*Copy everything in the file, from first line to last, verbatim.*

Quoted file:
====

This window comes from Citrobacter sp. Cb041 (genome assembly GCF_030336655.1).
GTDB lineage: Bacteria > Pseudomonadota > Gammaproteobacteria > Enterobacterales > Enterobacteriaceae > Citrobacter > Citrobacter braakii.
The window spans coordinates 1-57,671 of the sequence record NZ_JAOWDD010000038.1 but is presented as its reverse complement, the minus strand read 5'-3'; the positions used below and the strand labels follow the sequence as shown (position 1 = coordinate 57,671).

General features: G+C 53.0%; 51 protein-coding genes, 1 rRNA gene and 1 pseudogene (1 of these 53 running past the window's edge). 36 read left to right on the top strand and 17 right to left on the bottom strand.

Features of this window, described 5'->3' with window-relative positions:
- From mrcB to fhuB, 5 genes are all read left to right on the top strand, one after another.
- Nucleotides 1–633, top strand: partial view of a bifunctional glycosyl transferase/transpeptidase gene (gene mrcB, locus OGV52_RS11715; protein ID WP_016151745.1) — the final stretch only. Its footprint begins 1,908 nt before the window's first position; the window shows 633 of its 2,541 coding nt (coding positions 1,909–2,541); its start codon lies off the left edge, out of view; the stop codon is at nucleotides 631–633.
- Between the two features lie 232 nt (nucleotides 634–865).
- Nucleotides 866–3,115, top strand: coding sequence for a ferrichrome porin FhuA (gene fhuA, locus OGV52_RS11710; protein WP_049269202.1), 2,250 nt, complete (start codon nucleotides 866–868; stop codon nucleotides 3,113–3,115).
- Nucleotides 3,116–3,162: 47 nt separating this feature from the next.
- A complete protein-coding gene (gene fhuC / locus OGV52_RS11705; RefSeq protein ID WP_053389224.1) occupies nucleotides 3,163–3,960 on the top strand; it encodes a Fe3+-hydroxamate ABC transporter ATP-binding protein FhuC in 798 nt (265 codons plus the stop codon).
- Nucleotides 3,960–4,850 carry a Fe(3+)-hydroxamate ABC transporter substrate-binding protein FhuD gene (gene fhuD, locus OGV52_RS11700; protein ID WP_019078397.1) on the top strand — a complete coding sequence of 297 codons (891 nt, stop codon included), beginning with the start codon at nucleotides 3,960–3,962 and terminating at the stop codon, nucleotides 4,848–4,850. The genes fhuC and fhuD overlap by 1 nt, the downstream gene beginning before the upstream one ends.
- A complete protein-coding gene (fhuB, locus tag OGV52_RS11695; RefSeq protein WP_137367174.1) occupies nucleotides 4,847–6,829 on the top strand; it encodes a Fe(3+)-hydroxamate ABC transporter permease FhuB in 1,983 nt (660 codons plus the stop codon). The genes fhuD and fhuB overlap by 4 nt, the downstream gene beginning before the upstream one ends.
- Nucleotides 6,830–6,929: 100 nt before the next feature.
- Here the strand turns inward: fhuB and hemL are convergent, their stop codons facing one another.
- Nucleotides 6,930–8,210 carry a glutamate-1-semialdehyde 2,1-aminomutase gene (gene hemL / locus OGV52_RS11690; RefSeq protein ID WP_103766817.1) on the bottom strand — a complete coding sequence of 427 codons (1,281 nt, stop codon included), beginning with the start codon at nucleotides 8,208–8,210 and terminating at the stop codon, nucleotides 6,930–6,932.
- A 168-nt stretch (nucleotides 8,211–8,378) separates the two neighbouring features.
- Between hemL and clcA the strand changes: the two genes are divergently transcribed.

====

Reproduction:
This window comes from Citrobacter sp. Cb041 (genome assembly GCF_030336655.1).
GTDB lineage: Bacteria > Pseudomonadota > Gammaproteobacteria > Enterobacterales > Enterobacteriaceae > Citrobacter > Citrobacter braakii.
The window spans coordinates 1-57,671 of the sequence record NZ_JAOWDD010000038.1 but is presented as its reverse complement, the minus strand read 5'-3'; the positions used below and the strand labels follow the sequence as shown (position 1 = coordinate 57,671).

General features: G+C 53.0%; 51 protein-coding genes, 1 rRNA gene and 1 pseudogene (1 of these 53 running past the window's edge). 36 read left to right on the top strand and 17 right to left on the bottom strand.

Features of this window, described 5'->3' with window-relative positions:
- From mrcB to fhuB, 5 genes are all read left to right on the top strand, one after another.
- Nucleotides 1–633, top strand: partial view of a bifunctional glycosyl transferase/transpeptidase gene (gene mrcB, locus OGV52_RS11715; protein ID WP_016151745.1) — the final stretch only. Its footprint begins 1,908 nt before the window's first position; the window shows 633 of its 2,541 coding nt (coding positions 1,909–2,541); its start codon lies off the left edge, out of view; the stop codon is at nucleotides 631–633.
- Between the two features lie 232 nt (nucleotides 634–865).
- Nucleotides 866–3,115, top strand: coding sequence for a ferrichrome porin FhuA (gene fhuA, locus OGV52_RS11710; protein WP_049269202.1), 2,250 nt, complete (start codon nucleotides 866–868; stop codon nucleotides 3,113–3,115).
- Nucleotides 3,116–3,162: 47 nt separating this feature from the next.
- A complete protein-coding gene (gene fhuC / locus OGV52_RS11705; RefSeq protein ID WP_053389224.1) occupies nucleotides 3,163–3,960 on the top strand; it encodes a Fe3+-hydroxamate ABC transporter ATP-binding protein FhuC in 798 nt (265 codons plus the stop codon).
- Nucleotides 3,960–4,850 carry a Fe(3+)-hydroxamate ABC transporter substrate-binding protein FhuD gene (gene fhuD, locus OGV52_RS11700; protein ID WP_019078397.1) on the top strand — a complete coding sequence of 297 codons (891 nt, stop codon included), beginning with the start codon at nucleotides 3,960–3,962 and terminating at the stop codon, nucleotides 4,848–4,850. The genes fhuC and fhuD overlap by 1 nt, the downstream gene beginning before the upstream one ends.
- A complete protein-coding gene (fhuB, locus tag OGV52_RS11695; RefSeq protein WP_137367174.1) occupies nucleotides 4,847–6,829 on the top strand; it encodes a Fe(3+)-hydroxamate ABC transporter permease FhuB in 1,983 nt (660 codons plus the stop codon). The genes fhuD and fhuB overlap by 4 nt, the downstream gene beginning before the upstream one ends.
- Nucleotides 6,830–6,929: 100 nt before the next feature.
- Here the strand turns inward: fhuB and hemL are convergent, their stop codons facing one another.
- Nucleotides 6,930–8,210 carry a glutamate-1-semialdehyde 2,1-aminomutase gene (gene hemL / locus OGV52_RS11690; RefSeq protein ID WP_103766817.1) on the bottom strand — a complete coding sequence of 427 codons (1,281 nt, stop codon included), beginning with the start codon at nucleotides 8,208–8,210 and terminating at the stop codon, nucleotides 6,930–6,932.
- A 168-nt stretch (nucleotides 8,211–8,378) separates the two neighbouring features.
- Between hemL and clcA the strand changes: the two genes are divergently transcribed.